Pressure coefficient on the cylinder surface: ——, one equation eddy; ---, Smagorinsky; △, experiment of Norberg; and ·-·-, B-spline simulations of Kravchenko and Moin [2] (dynamic Smagorinsky turbulence model)

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Fig. 3

Time mean streamwise velocity on the wake centerline: ——, one equation eddy; ---, Smagorinsky; □, experiment of Lourenco and Shih [12]; ○, experiment of Ong and Wallace [13]; ·-·-, B-spline simulations of Kravchenko and Moin [2] (dynamic Smagorinsky turbulence model); and …, upwind FD simulations of Beaudan and Moin [1]

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Fig. 4

Instantaneous isosurfaces of vorticity magnitude for the Smagorinsky SGS model of (top) case 1 (FCW); (middle) case 3 (FUW); and (bottom) case 5 (MCN). Fourteen contours from ωD/U∞ = 1.8 (black; in blue online) to ωD/U∞ = 10.0 (light/white; in red online) are shown.

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Fig. 5

Contours of vorticity magnitude during a single shedding period (T) for the Smagorinsky SGS model of case 1 (fine, central, and wall model). Contours are shown at intervals of T/8. Sixteen contours from ωD/U∞ = 0.5 (dark) to ωD/U∞ = 10.0 (light) are shown.

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Fig. 6

History of lift and drag coefficients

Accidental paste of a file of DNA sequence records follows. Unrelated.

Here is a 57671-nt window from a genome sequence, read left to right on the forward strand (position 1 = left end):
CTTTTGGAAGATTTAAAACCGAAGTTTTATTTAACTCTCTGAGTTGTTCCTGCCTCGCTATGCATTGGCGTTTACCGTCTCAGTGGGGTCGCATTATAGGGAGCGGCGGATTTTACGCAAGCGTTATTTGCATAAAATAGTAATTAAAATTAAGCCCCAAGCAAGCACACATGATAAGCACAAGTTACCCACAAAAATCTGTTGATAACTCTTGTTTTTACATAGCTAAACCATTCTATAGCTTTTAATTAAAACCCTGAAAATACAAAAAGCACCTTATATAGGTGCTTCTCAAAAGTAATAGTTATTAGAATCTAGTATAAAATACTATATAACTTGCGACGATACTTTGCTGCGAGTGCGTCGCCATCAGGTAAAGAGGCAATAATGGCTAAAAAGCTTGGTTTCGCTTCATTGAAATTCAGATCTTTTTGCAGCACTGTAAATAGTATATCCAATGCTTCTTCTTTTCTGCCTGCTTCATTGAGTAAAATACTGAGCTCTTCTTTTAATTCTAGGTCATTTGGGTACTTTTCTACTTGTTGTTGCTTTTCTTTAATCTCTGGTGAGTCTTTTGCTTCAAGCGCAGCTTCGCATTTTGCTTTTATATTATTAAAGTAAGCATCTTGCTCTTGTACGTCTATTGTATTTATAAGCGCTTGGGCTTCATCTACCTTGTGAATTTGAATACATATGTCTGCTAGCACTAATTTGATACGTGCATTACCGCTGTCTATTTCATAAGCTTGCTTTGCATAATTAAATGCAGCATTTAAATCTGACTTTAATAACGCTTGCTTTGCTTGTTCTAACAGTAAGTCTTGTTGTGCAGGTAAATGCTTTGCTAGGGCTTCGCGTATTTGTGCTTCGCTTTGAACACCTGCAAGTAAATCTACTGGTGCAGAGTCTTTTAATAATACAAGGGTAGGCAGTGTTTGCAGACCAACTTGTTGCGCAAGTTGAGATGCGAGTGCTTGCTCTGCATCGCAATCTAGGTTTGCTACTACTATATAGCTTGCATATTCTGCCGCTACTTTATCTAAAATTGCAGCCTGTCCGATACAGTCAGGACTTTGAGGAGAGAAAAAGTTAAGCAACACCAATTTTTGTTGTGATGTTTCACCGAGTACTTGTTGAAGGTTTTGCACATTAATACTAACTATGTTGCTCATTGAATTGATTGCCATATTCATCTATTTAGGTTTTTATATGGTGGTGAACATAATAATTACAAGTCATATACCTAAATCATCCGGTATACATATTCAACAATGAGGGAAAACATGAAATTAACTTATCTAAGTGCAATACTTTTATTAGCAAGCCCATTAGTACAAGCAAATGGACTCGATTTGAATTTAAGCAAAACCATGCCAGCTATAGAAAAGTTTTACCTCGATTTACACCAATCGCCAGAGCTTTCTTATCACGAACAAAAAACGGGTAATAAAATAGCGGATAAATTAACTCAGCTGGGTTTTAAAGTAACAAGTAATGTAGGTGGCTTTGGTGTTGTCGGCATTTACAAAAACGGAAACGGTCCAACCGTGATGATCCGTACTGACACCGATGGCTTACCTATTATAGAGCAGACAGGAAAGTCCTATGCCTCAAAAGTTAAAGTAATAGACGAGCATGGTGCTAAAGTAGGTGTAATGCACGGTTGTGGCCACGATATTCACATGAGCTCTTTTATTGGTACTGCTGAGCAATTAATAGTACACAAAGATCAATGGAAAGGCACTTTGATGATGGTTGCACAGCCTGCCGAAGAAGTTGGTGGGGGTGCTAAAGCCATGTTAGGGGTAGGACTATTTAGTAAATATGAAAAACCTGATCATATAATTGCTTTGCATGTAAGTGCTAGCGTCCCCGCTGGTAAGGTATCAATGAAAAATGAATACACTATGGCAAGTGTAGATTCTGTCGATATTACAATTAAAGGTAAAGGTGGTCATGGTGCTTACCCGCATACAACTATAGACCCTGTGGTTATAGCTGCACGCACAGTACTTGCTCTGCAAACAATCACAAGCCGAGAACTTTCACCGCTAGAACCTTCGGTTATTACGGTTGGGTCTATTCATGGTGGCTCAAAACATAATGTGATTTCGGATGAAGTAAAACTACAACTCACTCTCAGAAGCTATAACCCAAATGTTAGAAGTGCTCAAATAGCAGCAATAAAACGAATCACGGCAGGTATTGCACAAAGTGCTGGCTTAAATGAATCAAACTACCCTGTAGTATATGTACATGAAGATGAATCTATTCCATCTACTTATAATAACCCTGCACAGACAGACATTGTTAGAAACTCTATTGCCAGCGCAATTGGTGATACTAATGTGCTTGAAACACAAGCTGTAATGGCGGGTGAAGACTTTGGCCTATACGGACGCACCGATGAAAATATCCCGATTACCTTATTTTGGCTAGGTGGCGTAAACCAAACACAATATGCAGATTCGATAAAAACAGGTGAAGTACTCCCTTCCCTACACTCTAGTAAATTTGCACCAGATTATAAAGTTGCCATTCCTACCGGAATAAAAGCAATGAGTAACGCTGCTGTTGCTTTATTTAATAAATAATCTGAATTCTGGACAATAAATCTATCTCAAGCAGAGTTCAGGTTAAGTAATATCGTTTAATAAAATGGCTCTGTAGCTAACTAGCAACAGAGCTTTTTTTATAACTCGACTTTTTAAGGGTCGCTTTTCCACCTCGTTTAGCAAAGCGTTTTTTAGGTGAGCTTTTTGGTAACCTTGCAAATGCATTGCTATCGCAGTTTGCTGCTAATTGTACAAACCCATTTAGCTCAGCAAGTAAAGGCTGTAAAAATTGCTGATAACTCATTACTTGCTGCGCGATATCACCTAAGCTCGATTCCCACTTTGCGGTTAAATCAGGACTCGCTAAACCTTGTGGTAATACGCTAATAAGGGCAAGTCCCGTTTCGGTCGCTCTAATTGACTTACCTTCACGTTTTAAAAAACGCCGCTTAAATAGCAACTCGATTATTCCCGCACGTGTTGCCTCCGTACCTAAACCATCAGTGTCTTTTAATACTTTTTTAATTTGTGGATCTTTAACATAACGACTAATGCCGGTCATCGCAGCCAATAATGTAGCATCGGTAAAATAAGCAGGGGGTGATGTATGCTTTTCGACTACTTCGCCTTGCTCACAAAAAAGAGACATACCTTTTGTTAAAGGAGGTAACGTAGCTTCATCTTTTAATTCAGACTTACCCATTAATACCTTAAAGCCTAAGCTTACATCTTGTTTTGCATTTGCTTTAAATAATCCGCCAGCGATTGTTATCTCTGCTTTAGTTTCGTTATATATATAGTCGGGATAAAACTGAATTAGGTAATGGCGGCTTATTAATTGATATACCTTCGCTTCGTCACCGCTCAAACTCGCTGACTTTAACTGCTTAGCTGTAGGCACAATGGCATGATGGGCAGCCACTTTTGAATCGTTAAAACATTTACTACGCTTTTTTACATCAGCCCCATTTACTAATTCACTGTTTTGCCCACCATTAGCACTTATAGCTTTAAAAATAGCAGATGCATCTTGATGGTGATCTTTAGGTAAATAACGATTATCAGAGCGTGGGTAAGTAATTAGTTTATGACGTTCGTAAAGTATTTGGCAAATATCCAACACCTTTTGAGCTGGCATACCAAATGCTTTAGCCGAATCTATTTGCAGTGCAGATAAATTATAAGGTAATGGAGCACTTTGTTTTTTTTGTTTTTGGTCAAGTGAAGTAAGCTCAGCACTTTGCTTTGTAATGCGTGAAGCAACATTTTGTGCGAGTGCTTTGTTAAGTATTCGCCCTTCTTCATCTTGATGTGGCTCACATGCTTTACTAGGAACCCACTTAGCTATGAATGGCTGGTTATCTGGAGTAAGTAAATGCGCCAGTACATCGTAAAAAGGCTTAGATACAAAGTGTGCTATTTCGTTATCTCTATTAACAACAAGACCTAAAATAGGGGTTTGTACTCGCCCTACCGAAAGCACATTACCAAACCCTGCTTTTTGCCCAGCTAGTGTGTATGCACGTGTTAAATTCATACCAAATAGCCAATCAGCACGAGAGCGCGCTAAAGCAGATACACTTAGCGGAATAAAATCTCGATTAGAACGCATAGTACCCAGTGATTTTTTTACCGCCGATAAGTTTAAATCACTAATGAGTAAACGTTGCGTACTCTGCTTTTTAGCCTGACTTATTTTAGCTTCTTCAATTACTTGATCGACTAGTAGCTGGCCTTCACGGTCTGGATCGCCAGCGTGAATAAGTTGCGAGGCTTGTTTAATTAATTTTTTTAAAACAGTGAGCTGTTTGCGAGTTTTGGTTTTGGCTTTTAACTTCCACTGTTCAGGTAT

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Fig. 7

Power spectral density of the drag and lift forces with the Smagorinsky SGS model

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Fig. 8

Mean streamwise velocity at three locations in the very near wake: ——, one equation eddy; ---, Smagorinsky; □, experiment of Lourenco and Shih [12]; and ·-·-, B-spline simulations of Kravchenko and Moin [2]

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Fig. 9

Mean spanwise velocity at three locations in the very near wake: ——, one equation eddy; ---, Smagorinsky; □, experiment of Lourenco and Shih [12]; and ·-·-, B-spline simulations of Kravchenko and Moin [2]

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Fig. 10

Mean streamwise velocity at three locations in the near wake: ——, one equation eddy; ---, Smagorinsky; ○, experiment of Ong and Wallace [13]; and ·-·-, B-spline simulations of Kravchenko and Moin [2]

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Fig. 11

Variance of streamwise velocity fluctuations at three locations in the near wake: ——, one equation eddy; ---, Smagorinsky; ○, experiment of Ong and Wallace [13]; and ·-·-, B-spline simulations of Kravchenko and Moin [2]

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Fig. 12

Reynolds shear stress at three locations in the near wake: ——, one equation eddy; ---, Smagorinsky; ○, experiment of Ong and Wallace [13]; and ·-·-, B-spline simulations of Kravchenko and Moin [2]

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Fig. 13

Skin friction coefficient on the surface of the cylinder: ——, one equation eddy; ---, Smagorinsky; and ·-·-, finite volume simulation of Breuer [17] (Smagorinsky turbulence model)

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Fig. 14

One-dimensional energy spectra at locations (x/D,y/D) = (2,0), (5, 0), and (10, 0) for case 1 (FCW). Arrows indicate direction of increasing x/D. Dashed line shows -5/3 slope for reference.